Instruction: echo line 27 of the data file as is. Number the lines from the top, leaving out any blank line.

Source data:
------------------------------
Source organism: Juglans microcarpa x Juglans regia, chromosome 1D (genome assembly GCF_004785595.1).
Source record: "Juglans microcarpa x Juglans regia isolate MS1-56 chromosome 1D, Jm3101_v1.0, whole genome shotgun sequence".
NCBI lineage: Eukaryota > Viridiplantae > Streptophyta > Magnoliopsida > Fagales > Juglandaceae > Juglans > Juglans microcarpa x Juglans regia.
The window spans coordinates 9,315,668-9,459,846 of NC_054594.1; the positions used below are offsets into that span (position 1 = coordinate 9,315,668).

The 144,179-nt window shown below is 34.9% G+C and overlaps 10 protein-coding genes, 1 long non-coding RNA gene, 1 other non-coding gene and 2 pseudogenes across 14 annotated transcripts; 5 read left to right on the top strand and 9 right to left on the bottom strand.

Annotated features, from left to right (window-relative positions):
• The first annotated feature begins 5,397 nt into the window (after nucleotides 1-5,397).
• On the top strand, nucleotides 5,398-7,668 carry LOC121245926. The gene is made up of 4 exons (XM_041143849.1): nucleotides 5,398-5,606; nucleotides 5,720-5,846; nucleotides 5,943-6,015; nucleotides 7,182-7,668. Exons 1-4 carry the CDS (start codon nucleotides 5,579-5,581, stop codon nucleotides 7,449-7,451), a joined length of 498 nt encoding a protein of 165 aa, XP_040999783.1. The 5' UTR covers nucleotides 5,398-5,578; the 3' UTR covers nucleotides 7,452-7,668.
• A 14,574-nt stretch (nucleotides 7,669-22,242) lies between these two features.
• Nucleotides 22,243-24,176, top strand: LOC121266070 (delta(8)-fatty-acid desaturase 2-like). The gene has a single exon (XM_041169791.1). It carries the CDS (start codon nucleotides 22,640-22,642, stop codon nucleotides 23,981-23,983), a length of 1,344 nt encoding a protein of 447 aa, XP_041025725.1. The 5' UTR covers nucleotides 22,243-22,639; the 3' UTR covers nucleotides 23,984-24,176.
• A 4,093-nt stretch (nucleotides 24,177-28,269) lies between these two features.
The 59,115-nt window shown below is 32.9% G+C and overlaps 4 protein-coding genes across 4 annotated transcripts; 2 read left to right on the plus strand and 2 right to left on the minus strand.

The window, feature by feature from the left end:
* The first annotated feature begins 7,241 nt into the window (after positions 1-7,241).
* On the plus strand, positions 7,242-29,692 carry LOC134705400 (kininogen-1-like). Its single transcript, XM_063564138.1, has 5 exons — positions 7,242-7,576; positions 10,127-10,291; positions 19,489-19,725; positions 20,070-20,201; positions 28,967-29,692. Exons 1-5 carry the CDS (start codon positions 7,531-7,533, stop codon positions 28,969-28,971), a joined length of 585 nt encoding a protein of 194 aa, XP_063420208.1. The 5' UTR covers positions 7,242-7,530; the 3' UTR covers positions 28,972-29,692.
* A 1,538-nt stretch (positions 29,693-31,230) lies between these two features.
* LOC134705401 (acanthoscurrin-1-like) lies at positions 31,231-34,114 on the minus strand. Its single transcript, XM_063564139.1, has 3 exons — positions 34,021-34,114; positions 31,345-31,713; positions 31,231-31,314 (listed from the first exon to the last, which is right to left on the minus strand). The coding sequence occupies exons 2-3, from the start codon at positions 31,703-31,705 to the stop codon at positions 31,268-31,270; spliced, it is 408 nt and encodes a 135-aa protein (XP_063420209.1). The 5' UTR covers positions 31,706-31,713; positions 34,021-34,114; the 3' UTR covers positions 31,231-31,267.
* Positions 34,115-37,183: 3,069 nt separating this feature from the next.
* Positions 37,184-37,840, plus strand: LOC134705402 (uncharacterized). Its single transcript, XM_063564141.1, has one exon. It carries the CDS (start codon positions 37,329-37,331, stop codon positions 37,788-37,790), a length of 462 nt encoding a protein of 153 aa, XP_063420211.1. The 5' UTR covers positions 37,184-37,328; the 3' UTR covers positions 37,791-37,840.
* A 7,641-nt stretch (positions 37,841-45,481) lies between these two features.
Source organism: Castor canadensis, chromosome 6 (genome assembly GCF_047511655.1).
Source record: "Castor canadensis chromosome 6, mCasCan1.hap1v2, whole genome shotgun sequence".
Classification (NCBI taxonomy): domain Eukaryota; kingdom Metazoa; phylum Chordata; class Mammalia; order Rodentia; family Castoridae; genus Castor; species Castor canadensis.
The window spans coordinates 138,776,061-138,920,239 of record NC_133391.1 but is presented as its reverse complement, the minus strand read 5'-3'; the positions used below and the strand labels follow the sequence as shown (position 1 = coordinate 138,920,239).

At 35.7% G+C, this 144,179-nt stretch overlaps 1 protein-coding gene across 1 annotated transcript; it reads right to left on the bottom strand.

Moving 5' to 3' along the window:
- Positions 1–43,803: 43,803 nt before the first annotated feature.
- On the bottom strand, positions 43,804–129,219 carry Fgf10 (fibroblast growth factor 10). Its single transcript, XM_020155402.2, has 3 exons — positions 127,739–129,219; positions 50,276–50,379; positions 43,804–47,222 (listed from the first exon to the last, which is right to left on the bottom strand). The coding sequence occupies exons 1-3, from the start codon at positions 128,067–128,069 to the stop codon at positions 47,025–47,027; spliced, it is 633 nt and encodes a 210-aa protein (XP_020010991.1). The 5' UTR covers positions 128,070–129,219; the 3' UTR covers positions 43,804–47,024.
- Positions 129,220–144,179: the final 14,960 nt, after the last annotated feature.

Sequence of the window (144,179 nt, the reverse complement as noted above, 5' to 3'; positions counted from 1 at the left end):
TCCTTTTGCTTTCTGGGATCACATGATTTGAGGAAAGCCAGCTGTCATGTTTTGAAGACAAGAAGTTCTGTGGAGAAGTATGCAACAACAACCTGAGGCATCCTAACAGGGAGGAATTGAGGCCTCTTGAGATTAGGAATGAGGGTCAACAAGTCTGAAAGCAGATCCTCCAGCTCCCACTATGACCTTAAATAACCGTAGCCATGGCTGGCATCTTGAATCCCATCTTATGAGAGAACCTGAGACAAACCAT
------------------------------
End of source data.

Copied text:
- Positions 1–43,803: 43,803 nt before the first annotated feature.